Rules and Guidelines

Being in the studio can be all fun and games, but remember that it is also a workplace for some of us. Here are some rules and guidelines for a better experience for the both of us:

 

TIMELINESS

Two hours is the minimum amount of time that can be booked.

Half the hourly rate will be charged for every hour late or if the client is a no show, no call. No excuses. I run on a schedule and if you are late it backs up my entire schedule for the day.

The session starts once the session file is created or opened on the computer.

Rates will be rounded off to the next quarter of the hour.

Repeated last minute cancellations (less than 24hrs) will result in not getting priority to reschedule time.

 

THE $

Invoice and applicable fees need to be paid full before the material is handed.

Hour blocks are paid full up front.

"By songs/project" at least 50% up front.

 

Guidelines:

Do not come to the studio sick (I will send you home). Your voice changes drastically even if you blow your nose in between takes. You can not focus if you are in pain. I have the power to postpone the recording.

Food and drinks are allowed but you are responsible for cleaning after yourself and for any damage or spills.

There is absolutely no smoking in the studio. You can go outside but know that the clock keeps ticking unless I say otherwise.

 

Hourly and hour blocks do not include editing, mixing and mastering. The reason being the following: (example) Editing, mixing, and mastering takes 2-4 hours per song x 7 songs recorded = I basically worked for free.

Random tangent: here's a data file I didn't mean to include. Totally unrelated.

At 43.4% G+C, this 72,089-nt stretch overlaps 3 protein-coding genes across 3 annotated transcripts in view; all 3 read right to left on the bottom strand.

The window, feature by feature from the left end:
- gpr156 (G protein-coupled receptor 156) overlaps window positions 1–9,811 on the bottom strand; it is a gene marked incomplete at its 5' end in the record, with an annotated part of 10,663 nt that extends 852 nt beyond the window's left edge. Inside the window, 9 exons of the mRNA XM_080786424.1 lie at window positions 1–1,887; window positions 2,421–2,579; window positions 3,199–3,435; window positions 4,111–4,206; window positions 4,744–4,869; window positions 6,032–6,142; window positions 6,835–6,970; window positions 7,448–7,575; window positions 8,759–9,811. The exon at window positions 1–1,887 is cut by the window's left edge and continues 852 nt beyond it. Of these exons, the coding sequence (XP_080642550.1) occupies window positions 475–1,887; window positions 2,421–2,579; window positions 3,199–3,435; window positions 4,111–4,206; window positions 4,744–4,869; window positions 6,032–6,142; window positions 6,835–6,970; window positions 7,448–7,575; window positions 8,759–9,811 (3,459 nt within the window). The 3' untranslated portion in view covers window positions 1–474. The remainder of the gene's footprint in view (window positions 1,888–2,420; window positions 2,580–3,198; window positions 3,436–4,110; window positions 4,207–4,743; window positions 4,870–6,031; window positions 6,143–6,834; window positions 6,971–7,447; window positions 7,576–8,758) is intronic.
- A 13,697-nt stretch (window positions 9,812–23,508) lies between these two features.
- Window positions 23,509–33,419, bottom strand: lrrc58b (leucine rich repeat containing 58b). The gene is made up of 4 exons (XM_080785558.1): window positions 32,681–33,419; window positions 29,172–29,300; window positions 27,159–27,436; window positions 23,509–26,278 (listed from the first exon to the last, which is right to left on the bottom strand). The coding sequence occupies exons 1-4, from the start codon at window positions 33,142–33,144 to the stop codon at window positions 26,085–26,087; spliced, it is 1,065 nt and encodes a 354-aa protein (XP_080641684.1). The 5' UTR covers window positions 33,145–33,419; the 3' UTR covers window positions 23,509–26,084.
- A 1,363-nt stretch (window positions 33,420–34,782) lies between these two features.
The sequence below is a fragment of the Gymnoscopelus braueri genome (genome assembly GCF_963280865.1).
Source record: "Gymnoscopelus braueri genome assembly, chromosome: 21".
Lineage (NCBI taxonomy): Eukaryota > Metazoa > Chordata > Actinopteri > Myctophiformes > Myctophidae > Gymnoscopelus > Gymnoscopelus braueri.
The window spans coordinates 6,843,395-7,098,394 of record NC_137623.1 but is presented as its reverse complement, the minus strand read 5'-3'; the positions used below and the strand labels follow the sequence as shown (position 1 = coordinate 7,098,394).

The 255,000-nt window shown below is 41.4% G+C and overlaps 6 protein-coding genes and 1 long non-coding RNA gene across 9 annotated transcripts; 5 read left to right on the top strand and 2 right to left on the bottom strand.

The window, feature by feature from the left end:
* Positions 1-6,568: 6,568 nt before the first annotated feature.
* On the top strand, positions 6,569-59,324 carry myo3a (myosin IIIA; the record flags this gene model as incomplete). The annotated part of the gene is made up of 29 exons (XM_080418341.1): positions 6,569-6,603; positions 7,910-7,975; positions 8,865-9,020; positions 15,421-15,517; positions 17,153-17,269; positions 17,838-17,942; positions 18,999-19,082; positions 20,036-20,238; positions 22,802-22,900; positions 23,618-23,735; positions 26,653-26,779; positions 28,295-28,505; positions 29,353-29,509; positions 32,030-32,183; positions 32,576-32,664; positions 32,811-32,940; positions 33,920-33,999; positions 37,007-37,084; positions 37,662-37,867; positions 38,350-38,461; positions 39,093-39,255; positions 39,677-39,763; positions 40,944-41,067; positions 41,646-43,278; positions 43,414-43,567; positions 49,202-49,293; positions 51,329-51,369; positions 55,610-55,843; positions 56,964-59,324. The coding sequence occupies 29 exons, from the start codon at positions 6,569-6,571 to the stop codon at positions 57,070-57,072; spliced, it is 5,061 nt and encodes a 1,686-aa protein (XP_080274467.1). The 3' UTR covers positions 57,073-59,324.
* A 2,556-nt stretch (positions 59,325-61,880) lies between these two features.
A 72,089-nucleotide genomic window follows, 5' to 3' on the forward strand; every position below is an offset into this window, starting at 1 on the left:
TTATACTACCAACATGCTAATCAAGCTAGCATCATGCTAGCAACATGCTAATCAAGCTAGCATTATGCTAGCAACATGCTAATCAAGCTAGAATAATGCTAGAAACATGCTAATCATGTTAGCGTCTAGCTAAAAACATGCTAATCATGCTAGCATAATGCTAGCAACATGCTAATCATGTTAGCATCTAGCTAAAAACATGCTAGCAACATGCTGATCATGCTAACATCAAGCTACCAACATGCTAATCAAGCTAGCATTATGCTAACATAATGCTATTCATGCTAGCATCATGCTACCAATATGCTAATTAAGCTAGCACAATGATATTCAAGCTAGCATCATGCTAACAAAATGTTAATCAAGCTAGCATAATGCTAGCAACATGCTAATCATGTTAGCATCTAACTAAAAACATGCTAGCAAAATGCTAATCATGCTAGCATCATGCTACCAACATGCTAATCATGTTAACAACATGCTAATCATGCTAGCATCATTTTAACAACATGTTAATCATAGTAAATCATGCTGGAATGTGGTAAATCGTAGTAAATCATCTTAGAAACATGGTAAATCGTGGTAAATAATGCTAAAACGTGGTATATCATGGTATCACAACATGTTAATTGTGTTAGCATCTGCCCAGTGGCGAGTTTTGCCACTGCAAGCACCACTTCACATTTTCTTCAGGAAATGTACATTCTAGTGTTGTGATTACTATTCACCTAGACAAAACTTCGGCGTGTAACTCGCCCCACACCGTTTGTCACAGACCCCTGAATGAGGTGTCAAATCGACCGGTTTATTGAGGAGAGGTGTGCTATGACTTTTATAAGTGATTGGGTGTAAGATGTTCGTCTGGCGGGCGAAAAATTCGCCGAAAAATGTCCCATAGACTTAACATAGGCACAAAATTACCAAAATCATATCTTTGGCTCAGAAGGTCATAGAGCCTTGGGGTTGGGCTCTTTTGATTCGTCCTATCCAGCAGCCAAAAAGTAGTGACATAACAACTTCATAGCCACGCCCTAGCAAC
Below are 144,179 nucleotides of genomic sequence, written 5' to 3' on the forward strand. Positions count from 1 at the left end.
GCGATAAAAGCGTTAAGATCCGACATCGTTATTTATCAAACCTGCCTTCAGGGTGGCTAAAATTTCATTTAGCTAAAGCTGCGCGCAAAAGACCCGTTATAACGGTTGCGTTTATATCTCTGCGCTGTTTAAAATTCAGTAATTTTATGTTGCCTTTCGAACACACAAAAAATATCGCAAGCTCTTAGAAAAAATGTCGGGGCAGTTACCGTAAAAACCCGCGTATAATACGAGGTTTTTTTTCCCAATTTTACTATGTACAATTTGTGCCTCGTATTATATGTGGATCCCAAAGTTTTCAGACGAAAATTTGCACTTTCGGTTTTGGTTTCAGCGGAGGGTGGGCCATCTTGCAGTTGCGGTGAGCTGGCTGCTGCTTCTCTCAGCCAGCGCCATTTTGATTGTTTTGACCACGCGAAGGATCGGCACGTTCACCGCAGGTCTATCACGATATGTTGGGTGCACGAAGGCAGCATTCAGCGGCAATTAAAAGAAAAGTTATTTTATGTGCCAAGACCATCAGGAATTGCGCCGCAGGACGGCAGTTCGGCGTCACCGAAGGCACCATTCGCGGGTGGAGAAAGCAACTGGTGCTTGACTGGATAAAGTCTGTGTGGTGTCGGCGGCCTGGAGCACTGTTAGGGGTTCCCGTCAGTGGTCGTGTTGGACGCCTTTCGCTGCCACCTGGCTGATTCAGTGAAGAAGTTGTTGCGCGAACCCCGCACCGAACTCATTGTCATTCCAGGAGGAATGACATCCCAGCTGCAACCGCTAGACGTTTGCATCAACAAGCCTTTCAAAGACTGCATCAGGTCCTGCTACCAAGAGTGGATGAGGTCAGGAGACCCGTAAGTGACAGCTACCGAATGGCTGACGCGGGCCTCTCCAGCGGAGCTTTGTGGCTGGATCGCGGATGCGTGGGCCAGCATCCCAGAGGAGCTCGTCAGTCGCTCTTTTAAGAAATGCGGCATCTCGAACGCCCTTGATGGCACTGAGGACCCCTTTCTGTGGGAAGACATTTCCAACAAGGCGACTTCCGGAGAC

Up to 3 revisions per song. Any more after that it becomes a "guessing game" or you might want to tweak in person/in the studio for half the hourly rate (Studio time is not free!).

 

"If you want a ten-minute mix, that’s what your album will sound like (and that’s not a good thing). If you are investing in your music, that means that you most likely want good results, so let your engineer work without you standing over their shoulder tapping your watch. No one works well that way. If you think things are taking far too long, politely ask the engineer what they’re working on, and ask for an estimate of completion. If you’re not willing to invest in your art, why should I be?" abovegroundmagazine.com

 

You may be held liable for any loss or damage to the equipment or facilities due to misuse. Accidents do happen and can be worked out but if you break something, act like an adult.

 

Recording can be frustrating if things are not sounding right or you are having an off day. Before you lose it, remember why you are there, remember all the sacrifices you've done to get to this point and what will all of this bring you.

 

Have fun.